Tax return filing requirements change annually. When you are a teen these changing tax statutes are confusing. To ensure you understand these complicated tax laws, read the answers to the most frequently asked questions below.
Do I Have to File Taxes if my Parents Claim Me as a Dependent?
The fact that your parents claim you as a dependent does not affect your need to file a tax return. Each year, the IRS sets limits for income earners. Despite your age, if you make more than the yearly limit, you have to file a tax return.
You may also want to file a tax return if taxes were withheld from your check. The only way for you to receive tax credits or a refund of the taxes your employer withheld throughout the year. However, if your income is less than the threshold, it may be more financially beneficial for your parents to claim you.
So, it is a good idea to check with them to see if they plan to claim you before you file a tax return. If you file a return and your parents claim you, the IRS will flag one or both returns.
When Should You Stop Claiming Your Child as a Dependent?
You can claim a child as a dependent until the tax year that they turn 24 years old if they live with you and you support them. You can also continue claiming your child if they are in school and you support them.
There is an exception if your adult child is permanently disabled and you support them. If you care for a disabled dependent, it is a good idea to consult a tax accountant to verify what you can and cannot deduct.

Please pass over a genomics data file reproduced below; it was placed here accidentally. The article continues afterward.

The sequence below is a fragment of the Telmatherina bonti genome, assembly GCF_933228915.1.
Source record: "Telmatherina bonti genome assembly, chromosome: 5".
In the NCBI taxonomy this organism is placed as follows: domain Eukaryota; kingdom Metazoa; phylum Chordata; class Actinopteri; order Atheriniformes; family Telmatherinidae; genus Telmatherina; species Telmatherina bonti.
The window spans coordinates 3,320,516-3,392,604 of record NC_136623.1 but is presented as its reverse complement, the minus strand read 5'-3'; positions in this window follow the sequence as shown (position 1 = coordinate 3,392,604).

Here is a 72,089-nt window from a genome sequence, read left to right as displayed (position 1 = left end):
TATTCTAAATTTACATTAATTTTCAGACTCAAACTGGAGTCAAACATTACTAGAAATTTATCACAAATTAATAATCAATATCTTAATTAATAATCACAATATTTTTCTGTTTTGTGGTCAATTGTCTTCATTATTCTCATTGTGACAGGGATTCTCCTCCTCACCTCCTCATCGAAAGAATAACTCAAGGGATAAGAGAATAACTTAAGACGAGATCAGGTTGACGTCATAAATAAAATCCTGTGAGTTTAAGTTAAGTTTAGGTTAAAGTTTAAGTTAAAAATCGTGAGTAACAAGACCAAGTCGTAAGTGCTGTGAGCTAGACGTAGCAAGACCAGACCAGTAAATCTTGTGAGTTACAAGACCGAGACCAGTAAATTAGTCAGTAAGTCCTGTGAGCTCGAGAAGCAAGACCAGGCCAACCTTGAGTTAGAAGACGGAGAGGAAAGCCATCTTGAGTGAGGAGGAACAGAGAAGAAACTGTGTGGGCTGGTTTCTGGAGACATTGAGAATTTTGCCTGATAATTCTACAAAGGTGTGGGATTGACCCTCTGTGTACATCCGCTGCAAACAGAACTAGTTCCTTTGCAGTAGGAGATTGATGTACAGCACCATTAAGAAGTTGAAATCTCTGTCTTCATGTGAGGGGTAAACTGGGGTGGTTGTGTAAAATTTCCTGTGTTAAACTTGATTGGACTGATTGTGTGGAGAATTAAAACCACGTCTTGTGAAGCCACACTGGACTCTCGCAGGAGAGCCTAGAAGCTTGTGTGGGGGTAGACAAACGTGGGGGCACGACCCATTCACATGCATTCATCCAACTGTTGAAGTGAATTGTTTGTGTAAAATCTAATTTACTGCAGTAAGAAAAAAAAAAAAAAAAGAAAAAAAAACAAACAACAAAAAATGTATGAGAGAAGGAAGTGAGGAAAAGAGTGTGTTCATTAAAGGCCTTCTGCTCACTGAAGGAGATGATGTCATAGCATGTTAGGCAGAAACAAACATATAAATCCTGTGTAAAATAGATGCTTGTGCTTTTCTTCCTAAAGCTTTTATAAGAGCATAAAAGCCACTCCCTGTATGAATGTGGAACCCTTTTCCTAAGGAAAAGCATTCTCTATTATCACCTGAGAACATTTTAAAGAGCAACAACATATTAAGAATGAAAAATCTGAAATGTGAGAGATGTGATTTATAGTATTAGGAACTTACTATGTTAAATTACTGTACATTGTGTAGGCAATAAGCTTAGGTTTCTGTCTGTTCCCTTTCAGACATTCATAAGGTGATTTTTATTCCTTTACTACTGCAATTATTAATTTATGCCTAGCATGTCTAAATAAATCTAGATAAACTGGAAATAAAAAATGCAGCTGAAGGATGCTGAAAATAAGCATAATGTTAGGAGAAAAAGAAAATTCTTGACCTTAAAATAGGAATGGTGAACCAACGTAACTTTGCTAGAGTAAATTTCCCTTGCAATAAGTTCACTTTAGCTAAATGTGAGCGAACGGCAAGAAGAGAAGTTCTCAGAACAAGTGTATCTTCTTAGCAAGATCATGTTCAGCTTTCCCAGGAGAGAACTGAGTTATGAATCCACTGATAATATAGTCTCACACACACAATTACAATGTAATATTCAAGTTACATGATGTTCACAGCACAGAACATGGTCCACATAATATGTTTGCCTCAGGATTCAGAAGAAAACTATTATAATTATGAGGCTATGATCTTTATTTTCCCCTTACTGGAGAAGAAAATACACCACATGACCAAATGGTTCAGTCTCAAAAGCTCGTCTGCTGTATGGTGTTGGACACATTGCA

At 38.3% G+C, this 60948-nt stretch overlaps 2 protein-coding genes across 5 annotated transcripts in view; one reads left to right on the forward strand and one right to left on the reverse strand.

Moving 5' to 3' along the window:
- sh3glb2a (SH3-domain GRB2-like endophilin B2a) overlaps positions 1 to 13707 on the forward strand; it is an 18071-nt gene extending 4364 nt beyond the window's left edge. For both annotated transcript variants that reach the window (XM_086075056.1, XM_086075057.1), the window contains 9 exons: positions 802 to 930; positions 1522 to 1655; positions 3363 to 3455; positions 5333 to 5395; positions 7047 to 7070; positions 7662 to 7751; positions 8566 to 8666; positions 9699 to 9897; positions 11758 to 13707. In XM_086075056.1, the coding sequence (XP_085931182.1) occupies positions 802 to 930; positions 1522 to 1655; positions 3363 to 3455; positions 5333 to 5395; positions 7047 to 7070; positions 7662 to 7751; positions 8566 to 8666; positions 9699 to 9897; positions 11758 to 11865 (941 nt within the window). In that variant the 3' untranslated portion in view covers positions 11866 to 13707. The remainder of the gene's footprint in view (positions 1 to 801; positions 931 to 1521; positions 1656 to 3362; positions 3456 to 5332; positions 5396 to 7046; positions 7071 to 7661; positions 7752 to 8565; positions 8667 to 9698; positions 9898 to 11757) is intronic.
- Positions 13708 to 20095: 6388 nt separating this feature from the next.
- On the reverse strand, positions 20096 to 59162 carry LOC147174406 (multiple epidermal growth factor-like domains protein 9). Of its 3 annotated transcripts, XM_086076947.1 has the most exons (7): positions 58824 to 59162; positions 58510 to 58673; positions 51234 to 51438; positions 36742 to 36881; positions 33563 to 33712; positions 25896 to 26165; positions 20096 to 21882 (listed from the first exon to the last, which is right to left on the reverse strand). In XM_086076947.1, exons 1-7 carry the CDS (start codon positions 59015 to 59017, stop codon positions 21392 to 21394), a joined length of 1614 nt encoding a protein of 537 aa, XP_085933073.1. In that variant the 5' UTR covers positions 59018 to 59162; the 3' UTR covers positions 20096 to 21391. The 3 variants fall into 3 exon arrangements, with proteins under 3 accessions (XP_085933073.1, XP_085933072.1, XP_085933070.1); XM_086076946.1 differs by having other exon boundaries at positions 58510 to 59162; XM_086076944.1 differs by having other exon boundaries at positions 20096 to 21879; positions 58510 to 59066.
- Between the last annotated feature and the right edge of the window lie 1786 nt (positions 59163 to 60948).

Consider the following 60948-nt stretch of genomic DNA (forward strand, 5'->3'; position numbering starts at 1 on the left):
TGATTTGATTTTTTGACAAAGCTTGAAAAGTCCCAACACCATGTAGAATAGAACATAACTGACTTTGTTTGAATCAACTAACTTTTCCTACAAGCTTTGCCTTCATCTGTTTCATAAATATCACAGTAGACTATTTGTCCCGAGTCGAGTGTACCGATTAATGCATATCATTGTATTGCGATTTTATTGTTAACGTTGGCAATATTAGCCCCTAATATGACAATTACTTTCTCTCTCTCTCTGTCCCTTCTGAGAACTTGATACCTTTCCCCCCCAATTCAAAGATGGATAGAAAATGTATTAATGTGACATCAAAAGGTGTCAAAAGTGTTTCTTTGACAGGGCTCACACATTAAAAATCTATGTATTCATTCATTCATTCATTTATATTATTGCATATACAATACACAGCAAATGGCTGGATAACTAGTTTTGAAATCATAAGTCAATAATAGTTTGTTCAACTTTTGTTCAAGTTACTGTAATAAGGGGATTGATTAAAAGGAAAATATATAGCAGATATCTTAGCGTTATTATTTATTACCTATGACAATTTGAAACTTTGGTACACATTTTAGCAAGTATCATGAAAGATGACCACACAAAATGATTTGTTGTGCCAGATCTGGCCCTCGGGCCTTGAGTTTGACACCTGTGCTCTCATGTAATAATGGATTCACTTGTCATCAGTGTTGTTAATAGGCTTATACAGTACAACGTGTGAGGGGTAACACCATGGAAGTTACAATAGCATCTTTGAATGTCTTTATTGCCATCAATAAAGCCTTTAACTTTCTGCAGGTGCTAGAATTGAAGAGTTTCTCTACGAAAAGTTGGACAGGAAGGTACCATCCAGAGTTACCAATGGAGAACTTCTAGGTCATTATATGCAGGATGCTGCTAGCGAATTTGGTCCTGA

If your child is working and makes over the threshold set by the IRS for the type of income your child earns, they will need to file a return. So, you will not be able to claim them as a dependent on your taxes.
Are Full-Time Students Exempt from Paying Federal Taxes?
School enrollment status does not affect a person’s requirement to file taxes. Income earners that make more than the limits set by the IRS must file a return. In most cases, a student minor who makes less than $12,550 does not have to file a tax return.
However, filing a return is the only way to receive a refund of the taxes an employer withheld from the employees’ paychecks. If a minor’s employer withholds taxes and the child does not file a return, they paid taxes.
How Much Tax Should I Withhold 0 or 1?
The more dependents you claim, the less money is taken out of your paycheck monthly. If your income does not require you to file a tax return, claiming a higher number of dependents will help you retain more of your monthly income. If you are going to file a tax return, claiming a lot of dependents may result in the IRS withholding too little money.
Do You Know How to Handle Taxes Taken Out of a Teen’s Paycheck?
Employers take taxes out of a teen’s paycheck to meet federal tax withholding requirements. Your minor does not have to file taxes unless their earnings exceed the federal tax reporting requirements. However, they are not entitled to a refund of the taxes they file a tax return.
The taxes taken out of a worker who makes less than $12,950 only pay a few hundred dollars in taxes, which is much less than the child tax credit and other deductions the IRS allows parents. So, financially it is typically better to have teens wait to file their first return until after their wages are more than $12,950 or they are older than twenty-four.
Until your teen is ready to file a separate return, you can prepare them to be financially responsible by teaching them how to save money and invest in a retirement account. That way they are a step ahead when they start filing tax returns.